Best Practices

Talking to real people: our favorite user research tips

October 4, 2023
A stylized toucan and parrot stare at each other.

While every growth team runs A/B tests, not all of them pair that with user interviews and usability tests. If your team isn’t collecting both quantitative and qualitative data, you’re leaving out half of the easily-accessible information about your users.

The value of talking to real people — customers or not — cannot be overstated. A well-designed product or marketing experiment can tell you a lot about what people are doing, but it can’t tell you why they are doing it. For that, you have to speak to real people.

If you don't have a dedicated user researcher or usability team, you can still begin incorporating insights gleaned from real people. Read on for easy ways to get started!

Our favorite tips

  1. Find folks on LinkedIn. LinkedIn’s Sales Navigator is an easy way to find people with specific work experience or titles at companies. You can message people who fit your criteria via InMail within the product, or you can use a browser extension like ContactOut which will show you the email address (often both work and home) and even sometimes a phone number. Don’t be shy — people want to talk about themselves!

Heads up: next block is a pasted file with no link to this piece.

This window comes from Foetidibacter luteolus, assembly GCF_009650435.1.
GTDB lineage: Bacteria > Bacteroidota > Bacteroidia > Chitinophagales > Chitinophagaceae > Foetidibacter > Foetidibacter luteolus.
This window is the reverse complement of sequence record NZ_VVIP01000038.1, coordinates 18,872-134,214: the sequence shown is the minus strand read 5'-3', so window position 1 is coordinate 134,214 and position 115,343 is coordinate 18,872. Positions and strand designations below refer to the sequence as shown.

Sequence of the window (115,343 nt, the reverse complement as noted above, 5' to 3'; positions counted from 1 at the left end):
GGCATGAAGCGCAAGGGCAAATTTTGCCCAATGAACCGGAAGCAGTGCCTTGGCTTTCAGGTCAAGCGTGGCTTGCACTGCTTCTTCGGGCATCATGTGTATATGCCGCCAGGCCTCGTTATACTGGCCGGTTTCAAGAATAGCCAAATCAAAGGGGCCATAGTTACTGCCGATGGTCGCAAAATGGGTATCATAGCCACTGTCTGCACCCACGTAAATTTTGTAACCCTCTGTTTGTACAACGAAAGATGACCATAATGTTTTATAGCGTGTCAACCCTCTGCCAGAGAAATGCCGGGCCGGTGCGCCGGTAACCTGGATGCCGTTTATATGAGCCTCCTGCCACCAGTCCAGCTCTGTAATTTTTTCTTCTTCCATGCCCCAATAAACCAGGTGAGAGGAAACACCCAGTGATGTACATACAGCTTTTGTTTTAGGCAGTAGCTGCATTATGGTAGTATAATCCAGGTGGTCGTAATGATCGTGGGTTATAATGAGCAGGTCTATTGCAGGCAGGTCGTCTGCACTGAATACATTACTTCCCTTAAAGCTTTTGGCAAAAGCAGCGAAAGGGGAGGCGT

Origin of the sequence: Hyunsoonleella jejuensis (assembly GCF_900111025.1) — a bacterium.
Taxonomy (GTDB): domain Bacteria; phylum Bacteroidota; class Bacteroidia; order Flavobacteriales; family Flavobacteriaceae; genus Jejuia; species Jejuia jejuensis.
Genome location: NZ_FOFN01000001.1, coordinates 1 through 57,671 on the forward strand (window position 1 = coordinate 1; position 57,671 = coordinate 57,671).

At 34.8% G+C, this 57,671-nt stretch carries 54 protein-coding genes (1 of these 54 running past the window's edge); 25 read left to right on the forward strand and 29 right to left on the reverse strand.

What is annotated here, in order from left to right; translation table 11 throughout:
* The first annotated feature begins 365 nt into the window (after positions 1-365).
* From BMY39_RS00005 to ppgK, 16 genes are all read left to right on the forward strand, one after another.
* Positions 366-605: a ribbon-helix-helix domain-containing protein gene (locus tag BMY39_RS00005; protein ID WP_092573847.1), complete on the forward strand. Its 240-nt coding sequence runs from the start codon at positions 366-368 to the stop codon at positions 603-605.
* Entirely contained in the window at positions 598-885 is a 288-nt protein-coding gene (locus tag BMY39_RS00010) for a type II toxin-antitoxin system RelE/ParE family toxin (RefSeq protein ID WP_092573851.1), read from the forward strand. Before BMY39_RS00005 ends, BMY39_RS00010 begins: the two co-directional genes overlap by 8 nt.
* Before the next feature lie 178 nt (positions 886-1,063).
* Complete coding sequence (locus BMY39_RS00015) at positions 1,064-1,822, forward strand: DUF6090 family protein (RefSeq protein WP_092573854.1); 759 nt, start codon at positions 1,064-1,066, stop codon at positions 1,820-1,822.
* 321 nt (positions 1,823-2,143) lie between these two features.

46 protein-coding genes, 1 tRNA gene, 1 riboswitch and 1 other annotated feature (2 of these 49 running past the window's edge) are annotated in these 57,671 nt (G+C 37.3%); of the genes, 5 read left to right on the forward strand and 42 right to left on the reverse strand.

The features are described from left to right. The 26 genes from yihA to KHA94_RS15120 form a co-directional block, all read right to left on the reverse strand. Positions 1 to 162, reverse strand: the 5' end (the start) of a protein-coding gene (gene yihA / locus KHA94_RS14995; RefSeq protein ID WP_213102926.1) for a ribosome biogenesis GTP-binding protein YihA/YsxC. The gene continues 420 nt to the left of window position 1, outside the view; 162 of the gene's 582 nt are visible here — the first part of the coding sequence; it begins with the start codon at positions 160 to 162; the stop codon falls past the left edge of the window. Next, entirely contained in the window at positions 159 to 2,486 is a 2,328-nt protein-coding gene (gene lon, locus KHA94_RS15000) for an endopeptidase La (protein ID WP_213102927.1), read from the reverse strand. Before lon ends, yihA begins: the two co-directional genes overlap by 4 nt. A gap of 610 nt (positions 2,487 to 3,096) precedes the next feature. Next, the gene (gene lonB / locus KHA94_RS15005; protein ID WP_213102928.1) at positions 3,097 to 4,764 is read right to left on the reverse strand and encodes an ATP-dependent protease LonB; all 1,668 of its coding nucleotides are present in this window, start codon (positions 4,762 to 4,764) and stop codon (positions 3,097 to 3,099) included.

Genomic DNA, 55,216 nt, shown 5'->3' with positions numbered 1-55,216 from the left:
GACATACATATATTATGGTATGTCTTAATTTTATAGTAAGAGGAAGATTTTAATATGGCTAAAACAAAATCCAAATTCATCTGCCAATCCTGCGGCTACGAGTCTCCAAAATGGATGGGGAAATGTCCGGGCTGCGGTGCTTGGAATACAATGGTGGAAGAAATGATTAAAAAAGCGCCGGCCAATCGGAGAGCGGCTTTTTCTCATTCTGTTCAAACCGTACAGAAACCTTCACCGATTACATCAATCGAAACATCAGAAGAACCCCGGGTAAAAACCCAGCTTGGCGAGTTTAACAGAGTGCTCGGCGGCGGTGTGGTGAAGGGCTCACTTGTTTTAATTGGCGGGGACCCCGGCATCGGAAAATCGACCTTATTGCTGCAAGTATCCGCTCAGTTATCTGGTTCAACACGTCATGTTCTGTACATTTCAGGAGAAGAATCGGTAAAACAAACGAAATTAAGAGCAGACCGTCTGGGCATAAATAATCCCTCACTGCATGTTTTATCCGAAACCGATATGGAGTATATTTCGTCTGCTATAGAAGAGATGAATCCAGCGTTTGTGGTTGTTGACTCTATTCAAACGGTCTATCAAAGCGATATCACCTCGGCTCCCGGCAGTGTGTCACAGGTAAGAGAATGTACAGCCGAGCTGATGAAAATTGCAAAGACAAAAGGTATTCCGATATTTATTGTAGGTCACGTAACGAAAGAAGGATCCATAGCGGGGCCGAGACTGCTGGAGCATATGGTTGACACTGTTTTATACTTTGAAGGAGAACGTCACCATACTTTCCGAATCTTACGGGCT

2. Write a script. You want to be sure that you’re writing open-ended questions, and a script can help you stick to that goal. These are questions such as, If you couldn’t use XYZ tool anymore, what would you do instead?
  3. Make it easy to RSVP. Allow people to RSVP at times that work for them using a tool like Calendly, Reclaim, or Clockwise — a scheduling link where anyone can sign up for an appointment.
  4. RECORD THE INTERVIEW. Sorry, were we yelling? Please remember to make a recording of the interview or it’s much less worthwhile. Ideally get a recording of the person’s face as well as their actions.

⭐️ Extra credit

Get a copy of Erika Hall’s Just Enough Research. It’s a practical guide that will help you understand what kind of research answers which kind of questions.

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